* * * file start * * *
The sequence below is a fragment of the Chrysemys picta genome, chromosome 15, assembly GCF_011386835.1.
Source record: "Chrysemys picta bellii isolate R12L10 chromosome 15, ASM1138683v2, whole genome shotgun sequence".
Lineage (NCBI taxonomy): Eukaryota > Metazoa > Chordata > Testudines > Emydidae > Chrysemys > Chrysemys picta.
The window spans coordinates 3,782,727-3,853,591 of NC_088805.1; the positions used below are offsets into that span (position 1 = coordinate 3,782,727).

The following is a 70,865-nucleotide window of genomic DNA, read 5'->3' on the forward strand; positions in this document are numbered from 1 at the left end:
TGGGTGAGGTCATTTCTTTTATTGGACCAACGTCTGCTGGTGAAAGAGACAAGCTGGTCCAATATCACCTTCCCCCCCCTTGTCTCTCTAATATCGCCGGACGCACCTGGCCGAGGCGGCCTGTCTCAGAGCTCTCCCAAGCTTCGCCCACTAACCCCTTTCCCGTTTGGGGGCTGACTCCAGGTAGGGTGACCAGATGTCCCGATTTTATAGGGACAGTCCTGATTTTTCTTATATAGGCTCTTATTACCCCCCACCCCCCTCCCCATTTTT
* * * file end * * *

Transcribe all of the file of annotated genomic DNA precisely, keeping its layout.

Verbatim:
The sequence below is a fragment of the Chrysemys picta genome, chromosome 15, assembly GCF_011386835.1.
Source record: "Chrysemys picta bellii isolate R12L10 chromosome 15, ASM1138683v2, whole genome shotgun sequence".
Lineage (NCBI taxonomy): Eukaryota > Metazoa > Chordata > Testudines > Emydidae > Chrysemys > Chrysemys picta.
The window spans coordinates 3,782,727-3,853,591 of NC_088805.1; the positions used below are offsets into that span (position 1 = coordinate 3,782,727).

The following is a 70,865-nucleotide window of genomic DNA, read 5'->3' on the forward strand; positions in this document are numbered from 1 at the left end:
TGGGTGAGGTCATTTCTTTTATTGGACCAACGTCTGCTGGTGAAAGAGACAAGCTGGTCCAATATCACCTTCCCCCCCCTTGTCTCTCTAATATCGCCGGACGCACCTGGCCGAGGCGGCCTGTCTCAGAGCTCTCCCAAGCTTCGCCCACTAACCCCTTTCCCGTTTGGGGGCTGACTCCAGGTAGGGTGACCAGATGTCCCGATTTTATAGGGACAGTCCTGATTTTTCTTATATAGGCTCTTATTACCCCCCACCCCCCTCCCCATTTTT